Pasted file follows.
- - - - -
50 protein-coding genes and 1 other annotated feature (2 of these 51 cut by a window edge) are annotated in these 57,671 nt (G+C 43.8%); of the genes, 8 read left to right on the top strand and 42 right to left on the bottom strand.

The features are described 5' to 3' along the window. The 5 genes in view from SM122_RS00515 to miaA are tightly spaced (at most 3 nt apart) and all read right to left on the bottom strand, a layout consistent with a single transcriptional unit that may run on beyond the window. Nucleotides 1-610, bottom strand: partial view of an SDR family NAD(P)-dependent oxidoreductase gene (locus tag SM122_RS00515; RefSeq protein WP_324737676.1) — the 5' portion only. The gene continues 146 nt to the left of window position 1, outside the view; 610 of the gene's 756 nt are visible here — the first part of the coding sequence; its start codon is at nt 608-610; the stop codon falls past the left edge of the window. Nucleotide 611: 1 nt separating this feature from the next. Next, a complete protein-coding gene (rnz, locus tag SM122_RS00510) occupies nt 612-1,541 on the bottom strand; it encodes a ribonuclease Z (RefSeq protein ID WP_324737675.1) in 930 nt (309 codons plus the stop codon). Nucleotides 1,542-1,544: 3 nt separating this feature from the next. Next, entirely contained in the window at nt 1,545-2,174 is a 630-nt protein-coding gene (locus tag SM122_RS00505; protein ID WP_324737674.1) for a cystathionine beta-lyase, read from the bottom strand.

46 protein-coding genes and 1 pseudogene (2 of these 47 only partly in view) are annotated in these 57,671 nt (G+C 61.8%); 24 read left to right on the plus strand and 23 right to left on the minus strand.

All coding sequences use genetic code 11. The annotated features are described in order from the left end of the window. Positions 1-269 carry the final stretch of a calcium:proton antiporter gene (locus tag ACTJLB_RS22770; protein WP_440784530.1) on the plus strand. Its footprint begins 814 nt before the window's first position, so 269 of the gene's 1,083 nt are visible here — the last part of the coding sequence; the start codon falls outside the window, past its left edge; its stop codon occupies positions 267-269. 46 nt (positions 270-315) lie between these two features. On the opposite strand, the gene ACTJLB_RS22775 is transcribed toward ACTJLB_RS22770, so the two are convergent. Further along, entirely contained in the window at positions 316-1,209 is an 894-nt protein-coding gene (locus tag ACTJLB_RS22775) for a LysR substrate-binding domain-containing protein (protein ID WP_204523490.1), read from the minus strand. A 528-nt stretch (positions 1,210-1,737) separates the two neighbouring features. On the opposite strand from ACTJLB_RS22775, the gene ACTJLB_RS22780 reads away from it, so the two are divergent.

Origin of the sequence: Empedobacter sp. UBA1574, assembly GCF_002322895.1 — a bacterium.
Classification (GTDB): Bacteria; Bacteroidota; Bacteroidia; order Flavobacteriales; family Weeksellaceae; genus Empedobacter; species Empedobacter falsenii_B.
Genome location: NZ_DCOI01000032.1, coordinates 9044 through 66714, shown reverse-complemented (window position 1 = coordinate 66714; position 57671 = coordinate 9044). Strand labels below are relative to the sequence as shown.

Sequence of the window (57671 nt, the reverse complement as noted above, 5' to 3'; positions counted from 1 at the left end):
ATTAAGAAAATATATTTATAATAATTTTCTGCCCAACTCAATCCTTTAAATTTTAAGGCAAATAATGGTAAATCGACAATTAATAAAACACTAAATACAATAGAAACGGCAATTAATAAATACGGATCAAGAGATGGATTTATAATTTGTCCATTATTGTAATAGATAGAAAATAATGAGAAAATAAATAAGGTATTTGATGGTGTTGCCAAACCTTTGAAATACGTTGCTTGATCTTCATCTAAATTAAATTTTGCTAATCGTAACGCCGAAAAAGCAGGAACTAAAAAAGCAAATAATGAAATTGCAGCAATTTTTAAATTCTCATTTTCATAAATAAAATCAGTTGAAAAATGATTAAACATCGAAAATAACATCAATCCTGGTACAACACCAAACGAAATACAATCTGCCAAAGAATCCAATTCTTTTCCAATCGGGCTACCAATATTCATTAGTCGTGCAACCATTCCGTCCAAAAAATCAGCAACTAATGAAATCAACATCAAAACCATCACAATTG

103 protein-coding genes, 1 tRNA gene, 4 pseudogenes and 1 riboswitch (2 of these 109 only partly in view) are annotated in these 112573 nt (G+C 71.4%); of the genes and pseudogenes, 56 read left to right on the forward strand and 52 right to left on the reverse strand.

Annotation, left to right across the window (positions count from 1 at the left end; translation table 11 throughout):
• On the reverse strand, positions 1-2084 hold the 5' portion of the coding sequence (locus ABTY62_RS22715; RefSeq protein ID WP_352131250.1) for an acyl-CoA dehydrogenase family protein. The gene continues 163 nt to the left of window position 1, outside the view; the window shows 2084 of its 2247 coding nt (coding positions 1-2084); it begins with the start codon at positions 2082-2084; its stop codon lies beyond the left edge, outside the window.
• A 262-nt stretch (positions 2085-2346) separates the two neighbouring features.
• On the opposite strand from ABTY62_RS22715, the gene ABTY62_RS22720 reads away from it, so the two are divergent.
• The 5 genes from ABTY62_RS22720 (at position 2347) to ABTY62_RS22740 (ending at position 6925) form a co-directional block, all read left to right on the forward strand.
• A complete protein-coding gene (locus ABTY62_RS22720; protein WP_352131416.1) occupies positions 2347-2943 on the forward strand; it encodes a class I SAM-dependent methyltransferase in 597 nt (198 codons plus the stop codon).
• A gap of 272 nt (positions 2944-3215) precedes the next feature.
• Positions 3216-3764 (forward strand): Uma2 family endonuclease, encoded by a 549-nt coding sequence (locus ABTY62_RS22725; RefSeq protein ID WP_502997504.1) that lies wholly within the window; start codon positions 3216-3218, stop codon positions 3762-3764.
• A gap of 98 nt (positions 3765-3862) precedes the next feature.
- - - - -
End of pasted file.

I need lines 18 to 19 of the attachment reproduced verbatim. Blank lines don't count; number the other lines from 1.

• Positions 3216-3764 (forward strand): Uma2 family endonuclease, encoded by a 549-nt coding sequence (locus ABTY62_RS22725; RefSeq protein ID WP_502997504.1) that lies wholly within the window; start codon positions 3216-3218, stop codon positions 3762-3764.
• A gap of 98 nt (positions 3765-3862) precedes the next feature.